Summer Street may be the oldest public way in Ipswich, and in the earliest days of the settlement was called Stony Street, or simply “The Way to the River. ” Thomas Franklin Waters wrote that for two centuries it was Annable’s Lane, named after settler John Annable. In the Colonial years, […]
Paradise Road follows a shallow peninsula bordered by Muddy Brook and the Egypt River. In 1807, the ancient path was laid out by the Town as a road from Pingrey’s Plain near the Clam Box, which served as the hanging grounds, to the Muddy River Bridge and the Egypt River. Thomas Franklin Waters […]
Ipswich established its first poorhouse in 1717, and until then the poor and incapacitated were simply let out to the lowest bidder. There was a growing movement in Massachusetts during the early 19th century for establishing rural working town farms for the poor. Caring for the poor in Ipswich became […]
Featured image: “Ipswich Village” in the 1832 Philander map of the town of Ipswich. The following narrative includes excerpts from Ipswich Village and the Old Rowley Road. by Thomas Franklin Waters in 1915. “At the very beginning of the Town, High Street was the road to Newbury or ‘the pathway […]
A story by Gavin “Noir” Keenan: Up for a walk tonight? How about joining me on a late-night beat shift in the early 1980’s? The downtown was still thriving then; a square filled with businesses, bars and people on every corner at all hours of day and night. […]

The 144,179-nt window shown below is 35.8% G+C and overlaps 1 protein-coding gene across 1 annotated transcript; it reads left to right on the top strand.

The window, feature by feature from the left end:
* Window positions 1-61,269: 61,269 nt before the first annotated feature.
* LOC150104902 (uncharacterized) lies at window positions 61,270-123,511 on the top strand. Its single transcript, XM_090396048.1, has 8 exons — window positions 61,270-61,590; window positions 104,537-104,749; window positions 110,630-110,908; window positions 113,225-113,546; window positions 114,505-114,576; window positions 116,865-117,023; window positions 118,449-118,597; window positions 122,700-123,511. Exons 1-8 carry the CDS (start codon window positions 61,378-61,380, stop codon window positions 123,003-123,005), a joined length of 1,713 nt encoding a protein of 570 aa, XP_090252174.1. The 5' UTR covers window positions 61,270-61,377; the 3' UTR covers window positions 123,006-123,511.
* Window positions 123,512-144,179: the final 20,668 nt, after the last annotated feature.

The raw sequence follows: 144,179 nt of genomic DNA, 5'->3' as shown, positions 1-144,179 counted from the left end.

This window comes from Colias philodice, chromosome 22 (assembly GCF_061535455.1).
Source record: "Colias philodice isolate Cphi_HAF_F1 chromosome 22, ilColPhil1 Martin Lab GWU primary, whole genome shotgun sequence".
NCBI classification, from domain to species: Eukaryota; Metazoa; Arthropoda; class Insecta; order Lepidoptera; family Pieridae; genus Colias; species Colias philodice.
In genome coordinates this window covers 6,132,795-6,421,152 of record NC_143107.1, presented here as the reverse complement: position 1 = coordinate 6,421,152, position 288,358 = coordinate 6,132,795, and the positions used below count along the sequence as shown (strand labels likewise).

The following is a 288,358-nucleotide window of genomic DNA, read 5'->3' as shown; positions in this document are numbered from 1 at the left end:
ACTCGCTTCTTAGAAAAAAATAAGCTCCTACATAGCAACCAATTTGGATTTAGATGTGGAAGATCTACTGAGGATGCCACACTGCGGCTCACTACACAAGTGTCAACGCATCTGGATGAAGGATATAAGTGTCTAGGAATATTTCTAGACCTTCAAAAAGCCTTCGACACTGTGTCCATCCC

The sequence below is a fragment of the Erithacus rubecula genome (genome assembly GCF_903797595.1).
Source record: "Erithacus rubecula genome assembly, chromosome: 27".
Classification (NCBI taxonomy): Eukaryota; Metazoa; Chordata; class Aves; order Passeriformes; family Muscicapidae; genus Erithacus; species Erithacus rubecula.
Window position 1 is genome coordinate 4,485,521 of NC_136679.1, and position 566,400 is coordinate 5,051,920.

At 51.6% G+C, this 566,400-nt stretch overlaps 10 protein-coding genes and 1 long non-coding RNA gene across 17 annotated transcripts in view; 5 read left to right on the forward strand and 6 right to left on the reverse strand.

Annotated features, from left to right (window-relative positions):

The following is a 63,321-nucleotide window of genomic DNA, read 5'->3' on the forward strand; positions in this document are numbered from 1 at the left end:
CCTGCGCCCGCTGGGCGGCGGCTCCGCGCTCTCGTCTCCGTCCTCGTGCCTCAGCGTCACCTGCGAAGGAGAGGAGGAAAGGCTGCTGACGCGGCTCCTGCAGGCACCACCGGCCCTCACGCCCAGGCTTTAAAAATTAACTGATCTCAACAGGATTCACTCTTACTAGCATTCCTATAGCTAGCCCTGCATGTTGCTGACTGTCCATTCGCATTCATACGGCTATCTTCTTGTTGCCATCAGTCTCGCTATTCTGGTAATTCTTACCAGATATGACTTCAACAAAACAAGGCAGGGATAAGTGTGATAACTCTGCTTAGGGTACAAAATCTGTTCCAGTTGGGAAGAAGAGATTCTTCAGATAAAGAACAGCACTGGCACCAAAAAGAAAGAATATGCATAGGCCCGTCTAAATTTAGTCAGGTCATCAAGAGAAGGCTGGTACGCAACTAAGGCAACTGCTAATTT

Until the second half of the 19th Century, much of the area bounded by Central Street, Washington Street, Mineral Street and Market Street was a wetland with an open sewer known as Farley’s Brook running through it. Brown Square developed as an industrial area beginning around 1885. The railroad came to Ipswich […]
“Why and when the name was given is largely a matter of conjecture. Pastor Higginson of Salem wrote to friends in England of the primitive way in which the earliest settlers often lighted their houses by burning thin strips of the pitch pine trees. The suggestion is natural […]
During the 19th Century, there was a movement to change the ancient names of American streets to something more dignified. Many Ipswich Streets lost their original names, but Turkey Shore and Labor in Vain gained them back.
In March 1692 the Selectmen laid out twenty-three small lots and granted them “to as many individuals with the conditions that they not encumber the highway, make provision for drainage under the buildings, that each person provide paving four-foot wide all along before ye said buildings for the convenience of foot travelers, and erect posts to keep horses from spoiling the same.”
Lord’s Square was known as Brewer’s Corner in early Ipswich. John Brewer was a town clerk and being on what was then the outskirts of town owned a large lot, which he divided into sections and sold. Brewer’s First Period home at 82 High Street was built in […]